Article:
The next part of this valve is the ball 10 (note FIGS. 4 and 5) which is machined to smoothly and snugly fit within the spherical, machined surfaces 6, 20 of the outlet end piece 1 and the inlet end piece 2, respectively. The inner ball 10 has a hole or channel drilled through its center, the diameter of which equals the diameter of the inside of the production line so as to directly mate therewith. One end of the inner ball 10 is machined off to give a flat surface or plateau 32 from which the crank boss 12 protrudes to give a squared off surface upon which the bell crank 9 can be attached with bolt 21 in order to move the ball within the cavity created by coupling the outlet end piece 1 to the inlet end piece 2. The opposite side of ball 10 is supplied with a bearing boss 22 which fits a ball bearing member 23 positioned in the outlet end piece 1 and the inlet end piece 2 joined by the collar 3.

The cylinder 8, piston 14 and rod 15 are thus disposed at a right angle to and offset from the axis of rotation of the inner ball member 10. This alignment and arrangement is particularly advantageous to give a more positive drive with practically instant closure of the valve.

With the piston 14 at the top dead center of the cylinder 8, the ball valve 10 is in the opened position, that is, the hole drilled through the center of the ball is in line with the center of the production string. When the piston 14 is at the bottom of the hollow cylinder 8, the ball valve 10 is closed, that is, the hole drilled through the cylinder of the ball 10 is perpendicular to the center of the production piping, closing off the production line flow. Any adjustments to the closed position can be accomplished by removing or adding shims under the connecting rod bushing 18.

The operation of piston 14, as stated above, is by pneumatic pressure. The pneumatic fluid is supplied to the cylinder 8 through a relatively small line 25. The line can be conducted to the cylinder 8 through the interior of the production piping, and can exit the production line in the general area of the surface of the well head. To close the valve, the pressure in the line acting against the head of the piston 14 is increased sufficiently to overcome the force of the spring 13, thereby swinging the ball 10 a ninety degrees.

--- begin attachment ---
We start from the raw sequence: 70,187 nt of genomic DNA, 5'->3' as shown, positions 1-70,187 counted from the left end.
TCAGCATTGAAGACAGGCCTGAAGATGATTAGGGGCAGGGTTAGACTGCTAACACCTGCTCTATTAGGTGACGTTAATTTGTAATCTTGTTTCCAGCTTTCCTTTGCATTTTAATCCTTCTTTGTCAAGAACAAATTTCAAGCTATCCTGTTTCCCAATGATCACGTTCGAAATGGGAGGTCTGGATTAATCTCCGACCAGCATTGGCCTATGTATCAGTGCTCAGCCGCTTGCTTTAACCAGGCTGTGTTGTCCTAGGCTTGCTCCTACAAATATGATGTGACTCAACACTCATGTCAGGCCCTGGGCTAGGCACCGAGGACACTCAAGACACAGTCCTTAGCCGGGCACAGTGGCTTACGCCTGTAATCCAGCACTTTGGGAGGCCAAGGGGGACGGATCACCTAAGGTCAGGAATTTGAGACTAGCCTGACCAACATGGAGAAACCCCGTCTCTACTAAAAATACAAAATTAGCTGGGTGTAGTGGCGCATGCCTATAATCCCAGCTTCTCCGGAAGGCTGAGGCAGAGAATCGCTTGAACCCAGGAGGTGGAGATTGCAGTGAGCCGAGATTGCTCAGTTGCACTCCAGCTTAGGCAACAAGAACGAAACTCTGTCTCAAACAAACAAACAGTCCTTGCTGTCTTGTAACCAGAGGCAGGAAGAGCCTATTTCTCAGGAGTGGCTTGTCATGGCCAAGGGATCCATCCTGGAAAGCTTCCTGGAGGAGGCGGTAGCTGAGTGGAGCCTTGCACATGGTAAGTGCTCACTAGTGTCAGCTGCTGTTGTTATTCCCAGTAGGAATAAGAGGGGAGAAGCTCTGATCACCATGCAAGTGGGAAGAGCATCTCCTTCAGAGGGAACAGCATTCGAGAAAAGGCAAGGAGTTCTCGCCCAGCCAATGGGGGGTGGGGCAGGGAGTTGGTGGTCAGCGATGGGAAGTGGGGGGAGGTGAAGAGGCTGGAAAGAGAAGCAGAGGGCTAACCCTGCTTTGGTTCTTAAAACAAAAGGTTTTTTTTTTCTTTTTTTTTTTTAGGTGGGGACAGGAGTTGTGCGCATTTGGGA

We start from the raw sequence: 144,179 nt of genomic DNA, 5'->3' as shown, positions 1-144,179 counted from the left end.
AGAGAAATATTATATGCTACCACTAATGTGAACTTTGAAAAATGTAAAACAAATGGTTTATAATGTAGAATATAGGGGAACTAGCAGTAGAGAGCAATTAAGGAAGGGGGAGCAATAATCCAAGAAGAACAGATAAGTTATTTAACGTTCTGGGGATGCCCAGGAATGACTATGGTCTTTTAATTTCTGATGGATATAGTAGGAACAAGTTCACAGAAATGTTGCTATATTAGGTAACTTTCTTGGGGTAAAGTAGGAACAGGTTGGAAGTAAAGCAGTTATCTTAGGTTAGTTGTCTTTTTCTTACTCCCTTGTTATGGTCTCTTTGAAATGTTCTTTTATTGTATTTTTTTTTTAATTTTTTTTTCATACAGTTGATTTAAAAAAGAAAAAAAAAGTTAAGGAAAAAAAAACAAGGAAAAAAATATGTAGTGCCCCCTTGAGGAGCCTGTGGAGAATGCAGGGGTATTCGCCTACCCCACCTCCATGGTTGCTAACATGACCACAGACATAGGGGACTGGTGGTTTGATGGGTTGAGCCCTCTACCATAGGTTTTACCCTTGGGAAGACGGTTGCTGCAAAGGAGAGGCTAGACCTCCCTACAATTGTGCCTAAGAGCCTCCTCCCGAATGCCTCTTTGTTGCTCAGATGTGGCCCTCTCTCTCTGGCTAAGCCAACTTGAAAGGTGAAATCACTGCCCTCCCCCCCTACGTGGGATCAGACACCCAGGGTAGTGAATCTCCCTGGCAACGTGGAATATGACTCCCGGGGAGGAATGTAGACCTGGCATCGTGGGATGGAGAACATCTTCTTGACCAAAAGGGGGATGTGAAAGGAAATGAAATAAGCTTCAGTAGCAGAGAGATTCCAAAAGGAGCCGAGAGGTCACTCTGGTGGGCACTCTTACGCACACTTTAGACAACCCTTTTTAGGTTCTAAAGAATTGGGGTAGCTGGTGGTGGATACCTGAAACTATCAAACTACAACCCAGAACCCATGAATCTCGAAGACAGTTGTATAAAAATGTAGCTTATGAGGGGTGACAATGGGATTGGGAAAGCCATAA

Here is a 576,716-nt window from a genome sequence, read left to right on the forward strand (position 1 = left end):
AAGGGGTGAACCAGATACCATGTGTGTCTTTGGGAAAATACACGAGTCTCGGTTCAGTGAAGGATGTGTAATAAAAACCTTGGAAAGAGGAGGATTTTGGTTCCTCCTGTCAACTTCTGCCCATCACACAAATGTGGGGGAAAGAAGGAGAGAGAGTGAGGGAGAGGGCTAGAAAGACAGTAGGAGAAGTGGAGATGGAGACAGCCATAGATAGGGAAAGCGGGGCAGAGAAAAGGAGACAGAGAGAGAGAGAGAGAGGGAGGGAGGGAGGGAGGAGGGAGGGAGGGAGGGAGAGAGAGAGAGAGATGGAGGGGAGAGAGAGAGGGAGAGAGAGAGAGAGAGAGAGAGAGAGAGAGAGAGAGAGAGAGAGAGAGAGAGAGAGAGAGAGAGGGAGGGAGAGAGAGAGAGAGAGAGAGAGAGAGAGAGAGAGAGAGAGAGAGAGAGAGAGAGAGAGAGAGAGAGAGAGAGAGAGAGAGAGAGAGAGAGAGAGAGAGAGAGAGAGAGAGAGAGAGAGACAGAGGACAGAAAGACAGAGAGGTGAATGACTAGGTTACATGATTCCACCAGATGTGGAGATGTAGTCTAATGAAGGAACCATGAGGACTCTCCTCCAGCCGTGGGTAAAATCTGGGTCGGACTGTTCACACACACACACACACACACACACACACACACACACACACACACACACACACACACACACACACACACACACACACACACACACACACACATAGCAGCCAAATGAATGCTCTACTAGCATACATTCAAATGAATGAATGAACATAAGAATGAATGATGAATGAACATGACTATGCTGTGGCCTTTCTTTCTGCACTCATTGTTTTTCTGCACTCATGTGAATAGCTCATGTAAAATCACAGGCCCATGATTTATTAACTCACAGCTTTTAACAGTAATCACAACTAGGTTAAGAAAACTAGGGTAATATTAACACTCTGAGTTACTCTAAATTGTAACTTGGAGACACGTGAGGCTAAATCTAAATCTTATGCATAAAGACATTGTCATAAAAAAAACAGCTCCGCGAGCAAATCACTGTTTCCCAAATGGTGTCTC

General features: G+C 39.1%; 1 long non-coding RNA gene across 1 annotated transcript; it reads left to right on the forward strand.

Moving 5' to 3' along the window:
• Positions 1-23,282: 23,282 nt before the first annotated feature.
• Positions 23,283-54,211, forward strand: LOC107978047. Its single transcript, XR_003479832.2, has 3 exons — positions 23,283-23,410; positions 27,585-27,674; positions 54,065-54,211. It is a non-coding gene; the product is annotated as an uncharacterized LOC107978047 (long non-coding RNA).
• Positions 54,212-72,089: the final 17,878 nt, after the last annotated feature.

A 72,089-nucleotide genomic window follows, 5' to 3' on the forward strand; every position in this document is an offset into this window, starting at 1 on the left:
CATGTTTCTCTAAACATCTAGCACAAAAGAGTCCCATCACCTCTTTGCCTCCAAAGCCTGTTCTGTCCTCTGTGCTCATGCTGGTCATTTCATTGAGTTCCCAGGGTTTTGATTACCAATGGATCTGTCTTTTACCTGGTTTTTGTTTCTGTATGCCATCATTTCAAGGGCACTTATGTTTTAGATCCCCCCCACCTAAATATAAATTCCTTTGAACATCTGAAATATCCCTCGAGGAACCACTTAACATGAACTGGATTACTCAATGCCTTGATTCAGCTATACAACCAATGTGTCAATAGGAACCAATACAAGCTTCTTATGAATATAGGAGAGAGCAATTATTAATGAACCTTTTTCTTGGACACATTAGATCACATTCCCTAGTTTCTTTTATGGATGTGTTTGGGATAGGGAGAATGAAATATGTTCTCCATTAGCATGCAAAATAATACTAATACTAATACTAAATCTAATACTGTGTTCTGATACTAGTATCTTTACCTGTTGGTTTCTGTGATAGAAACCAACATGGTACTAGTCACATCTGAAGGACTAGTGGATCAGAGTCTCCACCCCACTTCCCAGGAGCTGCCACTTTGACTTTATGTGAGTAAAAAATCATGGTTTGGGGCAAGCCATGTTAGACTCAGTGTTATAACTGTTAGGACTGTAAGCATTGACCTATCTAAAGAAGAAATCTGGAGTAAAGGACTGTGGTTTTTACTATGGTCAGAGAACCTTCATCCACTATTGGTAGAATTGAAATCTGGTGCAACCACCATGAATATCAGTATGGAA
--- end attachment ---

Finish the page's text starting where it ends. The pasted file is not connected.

The in-line automatic, positive shut-off valve is actuated by two kinds of sensing devices-pressure and temperature. The temperature sensing devices 26 and 27 (FIG. 6) will detect high temperatures as would be experienced in a fire. The pressure sensor 29 detects high pressures as would be experienced in an explosion, while the pressure sensor 28 is used to detect a differential pressure across a line restriction which would indicate the approach of an uncontrollable flow from the well. The thermal sensors 26 and 27 (FIG. 6) are actually electrical switches and can be set, for example, at approximately 750 or 500 Fahrenheit, as desired. They are positioned in and about the well head area at likely fire ignition points. Pressure sensor 28 will sense a differential pressure across a line restriction or orifice 28 which is located in the main flow line of the well, while high pressure sensor 29 is located in the general area of the well head and would be activated upon an increase in the surrounding pressure as would result from an explosion.

The sensors 26 through 29 can all be of the electrical switch type, designed so that at the desired pressure or temperature, the switch circuitry would be closed. The interconnecting electrical circuitry is connected to switches 26 through 29 in parallel, so that any one of the sensors that may be activated will thereby complete the circuit of theelectrical system. Completion of the electrical circuitry by any one of the sensing switches 26 through 29 will activate the solenoid valve 30.

Solenoid valve 36) is located in the pneumatic fluid line to the cylinder 8 on the in-line, automatic, positive, shut-off valve. Pneumatic fluid is supplied by a high pressure gas reservoir through stainless steel tubing. Upon activating solenoid valve 30, the high pressure fluid from the reservoir 31 will flow through the line into the cylinder 8, thereby pushing piston 14 to'the bottom of the cylinder and closing ball valve 10.